Thursday, October 23, 2008

What A Bloomberg Third Term Will Mean For The Public Schools


Writing over at Gotham Schools, Elizabeth Green has outlined her view of what a third term means for the public schools. Here are my ten predictions of what we'll see if the mayor does get elected again:
  1. More Charter Schools -- First on Elizabeth's list, this one is a no-brainer. The mayor and chancellor's preference for charters over public schools is well known. But look for large swaths of some districts to be given over the charters.
  2. Cuts in School Construction -- The administration has suggested the next capital plan will be smaller. Bloomberg cut school construction after 9/11. He'll return to that playbook. Pushing school construction out or canceling it will not affect the people who urged the mayor to run again. Their kids all go to private school.
  3. End of Community School Districts -- These exist mostly in name only. Superintendents have all been assigned data coaching duties which take them far from their district and make it impossible to do their jobs. In a third term the administration would achieve their goal of eliminating what's left of districts. (We might see District 31 / Staten Island hold out the longest due to their geographic isolation.)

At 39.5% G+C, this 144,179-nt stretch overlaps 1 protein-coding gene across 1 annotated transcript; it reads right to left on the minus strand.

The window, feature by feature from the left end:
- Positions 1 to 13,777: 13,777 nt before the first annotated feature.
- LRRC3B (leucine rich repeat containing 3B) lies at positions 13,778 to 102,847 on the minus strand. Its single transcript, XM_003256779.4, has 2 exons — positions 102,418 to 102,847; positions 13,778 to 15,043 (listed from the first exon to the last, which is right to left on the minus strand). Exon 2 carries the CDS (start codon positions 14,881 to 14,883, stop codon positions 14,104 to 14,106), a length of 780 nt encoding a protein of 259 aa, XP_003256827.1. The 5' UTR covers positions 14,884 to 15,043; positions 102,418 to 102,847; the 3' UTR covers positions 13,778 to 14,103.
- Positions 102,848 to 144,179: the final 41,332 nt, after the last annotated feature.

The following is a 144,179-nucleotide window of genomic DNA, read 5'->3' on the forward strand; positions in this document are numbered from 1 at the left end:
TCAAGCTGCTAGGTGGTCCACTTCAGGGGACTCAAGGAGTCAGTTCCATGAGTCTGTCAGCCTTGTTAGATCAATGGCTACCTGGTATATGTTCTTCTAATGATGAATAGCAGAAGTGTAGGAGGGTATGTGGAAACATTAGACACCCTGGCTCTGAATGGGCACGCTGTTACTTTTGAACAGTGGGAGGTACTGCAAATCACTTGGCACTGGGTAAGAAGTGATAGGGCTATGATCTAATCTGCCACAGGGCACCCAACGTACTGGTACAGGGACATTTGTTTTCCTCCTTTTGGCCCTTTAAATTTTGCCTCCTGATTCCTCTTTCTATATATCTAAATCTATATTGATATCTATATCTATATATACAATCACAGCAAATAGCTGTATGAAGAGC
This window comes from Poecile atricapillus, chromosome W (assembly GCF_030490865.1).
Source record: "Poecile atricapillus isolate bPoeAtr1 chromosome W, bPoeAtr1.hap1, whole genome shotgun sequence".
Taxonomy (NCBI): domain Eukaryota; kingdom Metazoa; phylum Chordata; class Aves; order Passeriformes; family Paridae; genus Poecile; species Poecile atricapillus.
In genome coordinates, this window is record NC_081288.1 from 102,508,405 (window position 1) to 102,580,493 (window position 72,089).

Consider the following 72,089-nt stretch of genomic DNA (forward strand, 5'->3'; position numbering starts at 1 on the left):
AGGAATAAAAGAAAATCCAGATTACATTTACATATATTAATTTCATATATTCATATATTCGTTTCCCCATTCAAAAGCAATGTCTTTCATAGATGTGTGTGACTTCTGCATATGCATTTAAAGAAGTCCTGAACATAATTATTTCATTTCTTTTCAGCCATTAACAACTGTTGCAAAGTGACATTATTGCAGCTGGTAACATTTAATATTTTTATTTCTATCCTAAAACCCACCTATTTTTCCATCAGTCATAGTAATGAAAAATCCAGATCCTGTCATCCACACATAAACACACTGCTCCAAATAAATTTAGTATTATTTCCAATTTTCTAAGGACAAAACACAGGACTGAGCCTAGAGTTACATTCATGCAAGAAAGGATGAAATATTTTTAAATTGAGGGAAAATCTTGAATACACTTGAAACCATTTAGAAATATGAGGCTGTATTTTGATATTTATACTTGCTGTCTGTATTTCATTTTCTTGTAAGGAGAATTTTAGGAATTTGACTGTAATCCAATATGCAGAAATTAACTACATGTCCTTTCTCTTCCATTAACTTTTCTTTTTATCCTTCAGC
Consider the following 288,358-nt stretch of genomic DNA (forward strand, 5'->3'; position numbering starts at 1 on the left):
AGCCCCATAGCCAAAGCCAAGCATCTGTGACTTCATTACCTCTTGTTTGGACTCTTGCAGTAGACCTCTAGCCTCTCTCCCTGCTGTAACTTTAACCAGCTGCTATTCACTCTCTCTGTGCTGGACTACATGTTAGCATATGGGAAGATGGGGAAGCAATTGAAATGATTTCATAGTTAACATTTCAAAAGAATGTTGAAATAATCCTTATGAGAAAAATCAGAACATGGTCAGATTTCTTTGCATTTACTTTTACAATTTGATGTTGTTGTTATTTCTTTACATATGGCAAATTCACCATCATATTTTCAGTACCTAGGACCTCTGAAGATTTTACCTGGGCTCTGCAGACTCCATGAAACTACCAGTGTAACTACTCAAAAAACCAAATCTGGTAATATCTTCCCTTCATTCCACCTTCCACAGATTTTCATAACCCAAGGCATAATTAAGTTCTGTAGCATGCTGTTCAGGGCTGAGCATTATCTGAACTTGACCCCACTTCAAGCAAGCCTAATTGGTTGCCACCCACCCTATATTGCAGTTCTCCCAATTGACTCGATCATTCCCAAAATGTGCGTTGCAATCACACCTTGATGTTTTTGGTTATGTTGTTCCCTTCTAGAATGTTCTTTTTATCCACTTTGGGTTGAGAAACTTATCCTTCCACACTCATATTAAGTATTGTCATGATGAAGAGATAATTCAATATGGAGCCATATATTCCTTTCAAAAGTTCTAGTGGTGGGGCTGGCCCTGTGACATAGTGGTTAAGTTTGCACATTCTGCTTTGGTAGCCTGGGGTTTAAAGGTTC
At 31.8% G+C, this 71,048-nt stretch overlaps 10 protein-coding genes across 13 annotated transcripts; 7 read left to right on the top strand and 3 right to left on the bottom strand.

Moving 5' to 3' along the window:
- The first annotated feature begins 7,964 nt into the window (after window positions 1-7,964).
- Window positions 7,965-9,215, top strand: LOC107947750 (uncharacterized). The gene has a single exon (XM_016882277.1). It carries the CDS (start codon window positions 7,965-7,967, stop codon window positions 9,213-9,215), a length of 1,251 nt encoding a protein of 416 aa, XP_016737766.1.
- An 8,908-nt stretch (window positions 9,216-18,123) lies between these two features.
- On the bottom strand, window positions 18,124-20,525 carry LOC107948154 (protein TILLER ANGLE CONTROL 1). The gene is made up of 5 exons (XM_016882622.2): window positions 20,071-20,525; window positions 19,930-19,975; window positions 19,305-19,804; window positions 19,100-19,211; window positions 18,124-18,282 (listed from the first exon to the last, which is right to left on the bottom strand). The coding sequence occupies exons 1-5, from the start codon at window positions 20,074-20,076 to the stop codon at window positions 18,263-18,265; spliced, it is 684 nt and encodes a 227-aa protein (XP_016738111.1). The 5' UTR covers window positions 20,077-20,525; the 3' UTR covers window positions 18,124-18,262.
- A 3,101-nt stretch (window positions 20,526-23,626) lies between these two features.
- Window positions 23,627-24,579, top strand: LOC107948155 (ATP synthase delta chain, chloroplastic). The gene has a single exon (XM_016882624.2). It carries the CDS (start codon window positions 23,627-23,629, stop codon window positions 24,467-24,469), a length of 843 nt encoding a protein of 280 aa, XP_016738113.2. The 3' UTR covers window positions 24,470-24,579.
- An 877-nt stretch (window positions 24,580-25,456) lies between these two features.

4. More Testing -- Another no-brainer. Chief Accountability Officer Jim Liebman has made no secret of his desire to push high stakes testing to younger and younger kids. Test scores will be used to justify or rate everything and those activities that don't contribute to improving scores will see cuts. Which leads to...
  5. Less of the Arts and Enrichment -- Budget cuts and the narrow focus on driving test scores will cause an impoverishment of the curriculum.
  6. More Push-outs and Drop-outs -- Another consequence of the testing mania. Texas was an early adopter of aggressive use of high stakes testing. Studies have shown the sinister underside -- struggling lower income kids pushed out of the system to keep them from dragging down test scores. Look for the same here, especially with the test-based retention programs now in grades 3,5,7,8.